World War 1
Search the known records to date of those lost from the wider Alnwick area in World War 1
Generally showing where they are commemorated, when they died and some basic facts about each person. There are gaps, however, so if you can fill in any missing details do please contact us.
Thomas (Tommy) Egdell, DCM
Petty Officer (Acting )
Royal Naval Volunteer Reserve, Royal Naval Division, Hood Battalion
Douai British Cemetery, Cuincy
Enlisted as a Private in the Northumberland Fusiliers on 2 September 1914. Transferred to RNVR (Hood Battalion) 7 September 1914.
Served with Hood Battalion at Antwerp, October 1914, then with the Mediterranean Expeditionary Force from 1 March 1915 to 7 May 1915. Wounded in the right hand & invalided to the U.K. 7 June 1915.
Returned to the MEF in a draft on 5 December 1915, re-joined Hood Battalion at Mudros on 8 January 1916. Succumbed to Pyrexia (fever) of unknown origin from 15 February 1916 which disabled him until 15 March 1917. Re-joined Hood Battalion on 16 March 1917. (N.B. Data per 'Great Britain, Royal Naval Division Casualties of the Great War, 1914-1924' available via Ancestry.co.uk but probably requires further investigation given Egdell's DCM was awarded for action between 3-5 February 1917!)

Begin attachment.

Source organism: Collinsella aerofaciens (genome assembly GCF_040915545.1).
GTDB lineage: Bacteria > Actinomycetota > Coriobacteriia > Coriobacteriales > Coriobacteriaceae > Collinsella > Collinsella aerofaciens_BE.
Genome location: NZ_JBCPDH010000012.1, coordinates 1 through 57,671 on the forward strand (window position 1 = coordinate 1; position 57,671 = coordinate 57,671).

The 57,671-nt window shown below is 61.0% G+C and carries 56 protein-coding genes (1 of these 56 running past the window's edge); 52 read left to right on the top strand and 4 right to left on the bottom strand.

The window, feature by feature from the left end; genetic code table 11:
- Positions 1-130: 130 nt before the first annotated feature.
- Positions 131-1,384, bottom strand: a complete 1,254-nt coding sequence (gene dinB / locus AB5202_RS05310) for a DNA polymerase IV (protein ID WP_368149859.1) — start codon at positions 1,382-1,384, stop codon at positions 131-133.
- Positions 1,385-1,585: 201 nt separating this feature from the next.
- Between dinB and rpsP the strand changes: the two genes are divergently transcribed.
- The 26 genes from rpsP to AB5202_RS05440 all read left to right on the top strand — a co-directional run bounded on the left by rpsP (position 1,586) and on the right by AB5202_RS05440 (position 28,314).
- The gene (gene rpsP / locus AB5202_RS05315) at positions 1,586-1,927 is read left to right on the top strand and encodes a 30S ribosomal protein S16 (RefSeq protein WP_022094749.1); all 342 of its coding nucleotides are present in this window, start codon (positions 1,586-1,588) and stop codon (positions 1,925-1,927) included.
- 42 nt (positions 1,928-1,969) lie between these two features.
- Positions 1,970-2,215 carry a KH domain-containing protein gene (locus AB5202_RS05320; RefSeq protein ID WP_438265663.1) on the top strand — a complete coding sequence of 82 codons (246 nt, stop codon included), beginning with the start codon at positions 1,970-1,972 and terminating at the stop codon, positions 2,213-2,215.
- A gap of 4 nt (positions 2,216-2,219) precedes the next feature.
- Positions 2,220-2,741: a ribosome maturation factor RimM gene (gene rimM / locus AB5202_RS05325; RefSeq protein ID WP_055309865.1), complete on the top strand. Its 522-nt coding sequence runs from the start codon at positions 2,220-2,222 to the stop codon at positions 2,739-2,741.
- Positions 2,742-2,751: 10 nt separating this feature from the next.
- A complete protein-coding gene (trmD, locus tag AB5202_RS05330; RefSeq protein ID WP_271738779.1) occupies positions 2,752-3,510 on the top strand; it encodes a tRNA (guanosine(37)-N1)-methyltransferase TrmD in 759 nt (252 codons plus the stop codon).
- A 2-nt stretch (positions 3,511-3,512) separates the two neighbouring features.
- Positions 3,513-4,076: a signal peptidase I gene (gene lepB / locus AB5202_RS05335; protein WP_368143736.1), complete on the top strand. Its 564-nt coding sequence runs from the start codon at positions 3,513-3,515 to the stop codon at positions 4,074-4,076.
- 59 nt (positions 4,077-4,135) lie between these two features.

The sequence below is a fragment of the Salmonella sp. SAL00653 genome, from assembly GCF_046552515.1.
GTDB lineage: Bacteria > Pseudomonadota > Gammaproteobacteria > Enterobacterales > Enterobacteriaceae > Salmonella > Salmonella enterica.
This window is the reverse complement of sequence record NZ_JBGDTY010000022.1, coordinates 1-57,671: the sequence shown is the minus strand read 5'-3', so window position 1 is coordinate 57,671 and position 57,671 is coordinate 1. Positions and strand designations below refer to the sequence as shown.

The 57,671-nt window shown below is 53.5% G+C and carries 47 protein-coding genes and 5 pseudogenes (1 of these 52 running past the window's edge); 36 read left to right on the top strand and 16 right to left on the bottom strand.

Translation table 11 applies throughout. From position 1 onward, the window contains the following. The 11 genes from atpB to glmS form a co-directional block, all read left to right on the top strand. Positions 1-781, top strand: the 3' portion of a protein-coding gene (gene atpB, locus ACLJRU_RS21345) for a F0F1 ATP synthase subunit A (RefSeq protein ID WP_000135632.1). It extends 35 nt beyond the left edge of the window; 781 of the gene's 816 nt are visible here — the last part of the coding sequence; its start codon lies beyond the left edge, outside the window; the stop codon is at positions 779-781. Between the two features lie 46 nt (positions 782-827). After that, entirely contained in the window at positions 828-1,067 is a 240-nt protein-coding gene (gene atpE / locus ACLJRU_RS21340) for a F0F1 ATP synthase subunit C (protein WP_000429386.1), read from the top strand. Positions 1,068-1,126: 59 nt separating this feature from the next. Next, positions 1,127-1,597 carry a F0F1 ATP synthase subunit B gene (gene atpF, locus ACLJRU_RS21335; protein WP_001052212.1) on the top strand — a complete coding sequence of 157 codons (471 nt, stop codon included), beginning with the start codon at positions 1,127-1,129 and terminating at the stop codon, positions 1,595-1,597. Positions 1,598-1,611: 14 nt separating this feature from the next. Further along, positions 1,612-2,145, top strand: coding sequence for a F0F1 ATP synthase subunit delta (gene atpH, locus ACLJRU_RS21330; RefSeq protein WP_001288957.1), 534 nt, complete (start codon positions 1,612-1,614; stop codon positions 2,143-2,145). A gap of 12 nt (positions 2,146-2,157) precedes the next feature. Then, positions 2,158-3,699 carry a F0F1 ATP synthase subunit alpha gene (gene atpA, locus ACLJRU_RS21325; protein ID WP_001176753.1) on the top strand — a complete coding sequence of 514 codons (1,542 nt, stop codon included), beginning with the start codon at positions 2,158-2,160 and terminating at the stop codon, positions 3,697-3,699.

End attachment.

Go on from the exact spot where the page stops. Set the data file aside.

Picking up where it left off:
Served at Passchendaele. Originally reported 'Killed in Action' 22 September 1917 whilst out on patrol. His body was not recovered & it was later reported he died of wounds whilst a POW, on 24 September 1917.
Awarded Distinguished Conduct Medal for action at Grancourt 3-5/02/1917. 'London Gazette': 26/3/17; page 2987; 'For conspicuous gallantry in action. He got his machine guns into action under heavy fire & greatly assisted in repelling a strong enemy counter-attack. He set a fine example of courage & initiative'.
Ancestry.co.uk refers to Joseph Murry's book (Jack Marshall's?) which records Petty Officer Egdell in charge of 'C' Company & 'C' Company Quartermaster.
Born on 27 November 1877, the son of Robert & Thomasina (variously Thomasine & Thomason) Blythe Egdell, of Kirk's Buildings, New Row, Alnwick, Northumberland.
One of four sons lost: see, also, Lance-Corporal Edward Walker Egdell; Corporal John Egdell; & Private David James Blythe Egdell. A younger brother, George William, also served - he was wounded on 26 April 1915.
Husband of Alice Egdell, of 277, Maypole Street, Ashington, Northumberland. It is believed his family emigrated to America after the war.
(Source: Rose Knox of Belper, Derbyshire; September 2017)
Pre-enlistment occupation: Miner.
Alnwick War Memorial